With its bright yellow walls and leafy front garden, stepping into Carol’s house and Nu Do Kitchen, down a side street, you almost feel as if you have left the bustling city behind you and arrived in the countryside.
“We love Hoi An and we love the traditional houses there…with the house at the back and the restaurant at the front. I said to the architect that I wanted something that has a kitchen and a restaurant attached to it as well and he said “don’t think about your business, people are going to come here for the experience, for you, so just build a little kitchen in the garden…”
And that’s exactly how it feels. With the kitchen in a small hut-like structure with a hatch in the corner of the garden and huge glass windows draping down the front of the family home, you can chat to Carol as she cooks and watch her two young children zooming around the living space.
Family Time At Nu Do Kitchen
Indeed, family time is very important to Carol.
“Many people comment that I’m sharing my business and family all the time. My parents had a noodle shop before and I grew up in the house behind the restaurant. And I remember every day I would run to the kitchen and help my parents bring the noodles to the guests, I was happy! For me, I hope that my children are as interested in the food as I was. Sharing the food, sharing life with people is very important. The kids can learn, they can learn real life.”
Now that she has her restaurant up and running and has checked off her Masterchef experience, Carol is ready to conquer her next challenge, introducing healthy eating to the next generation.
During Masterchef, Carol would be up at 5am every morning sharing a house with 15 other contestants. She wasn’t allowed contact with the outside and worst of all she had to eat canteen food for two months; the contestants weren’t allowed to eat their creations once they’d cooked them and had them judged.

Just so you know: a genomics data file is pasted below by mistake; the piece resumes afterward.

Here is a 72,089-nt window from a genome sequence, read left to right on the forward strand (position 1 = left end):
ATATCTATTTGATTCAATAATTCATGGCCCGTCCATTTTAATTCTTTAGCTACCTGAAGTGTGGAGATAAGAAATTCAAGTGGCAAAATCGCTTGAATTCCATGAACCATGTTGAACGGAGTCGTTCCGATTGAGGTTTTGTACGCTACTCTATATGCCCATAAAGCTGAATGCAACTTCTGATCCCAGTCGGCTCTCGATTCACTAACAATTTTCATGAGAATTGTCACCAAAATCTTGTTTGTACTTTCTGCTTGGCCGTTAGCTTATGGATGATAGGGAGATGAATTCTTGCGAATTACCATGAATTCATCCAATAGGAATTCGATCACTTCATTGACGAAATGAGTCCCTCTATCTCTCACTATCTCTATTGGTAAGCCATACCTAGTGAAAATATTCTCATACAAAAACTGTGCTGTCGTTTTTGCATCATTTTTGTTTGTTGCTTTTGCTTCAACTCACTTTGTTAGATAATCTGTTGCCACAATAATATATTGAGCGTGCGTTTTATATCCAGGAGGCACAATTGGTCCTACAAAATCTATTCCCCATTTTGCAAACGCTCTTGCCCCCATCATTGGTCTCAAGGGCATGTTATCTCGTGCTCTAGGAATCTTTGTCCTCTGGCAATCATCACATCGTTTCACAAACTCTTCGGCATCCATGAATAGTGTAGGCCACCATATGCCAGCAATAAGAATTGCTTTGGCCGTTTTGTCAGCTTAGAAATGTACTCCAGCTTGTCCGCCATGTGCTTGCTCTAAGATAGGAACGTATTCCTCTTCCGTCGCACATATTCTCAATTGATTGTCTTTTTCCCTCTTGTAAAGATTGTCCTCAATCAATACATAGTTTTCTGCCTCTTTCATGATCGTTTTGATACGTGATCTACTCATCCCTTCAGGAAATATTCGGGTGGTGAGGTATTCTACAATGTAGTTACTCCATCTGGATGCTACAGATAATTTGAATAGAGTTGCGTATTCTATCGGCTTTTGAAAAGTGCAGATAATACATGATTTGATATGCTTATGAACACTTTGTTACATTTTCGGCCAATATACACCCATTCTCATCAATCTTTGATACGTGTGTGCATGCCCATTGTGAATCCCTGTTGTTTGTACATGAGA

Carol was tired and wanted a different challenge.
“I spent three years doing nothing, being a mum. When I had children I was really nervous. I saw Vietnamese kids all around who were getting into big trouble with their eating habits. They’d cry a lot. They’d dislike eating. I thought why do children not like food? Food is amazing. I read a lot of books and talked to kids and I realised that most Vietnamese kids don’t know how to eat food. They don’t learn anything about it. The parents are busy, they go to work early and they don’t have any knowledge. They think that children have no teeth so they need everything in a shake. But kids need to learn how to eat. But they don’t know how to chew or even to use their tongue.”
“Kids love flavour, real flavour. They love to learn about real food but because they are given shakes by their parents they never learn. They grow up in that way, they start to hate food and don’t like to eat. The parents think maybe the food is not smooth enough and start to shake it even more.”
“Every day I introduce different kinds of food and fruit to my children and I taught them how to use a fork and spoon after one year and chopsticks after another. They love everything…they love food. All the mum’s who follow me love food after six months too. So next year I want to start writing a book that will have healthy recipes for children, to change the mindset of mums and to give opportunities for Vietnamese kids to eat food properly…”
Photos by Khooa Nguyen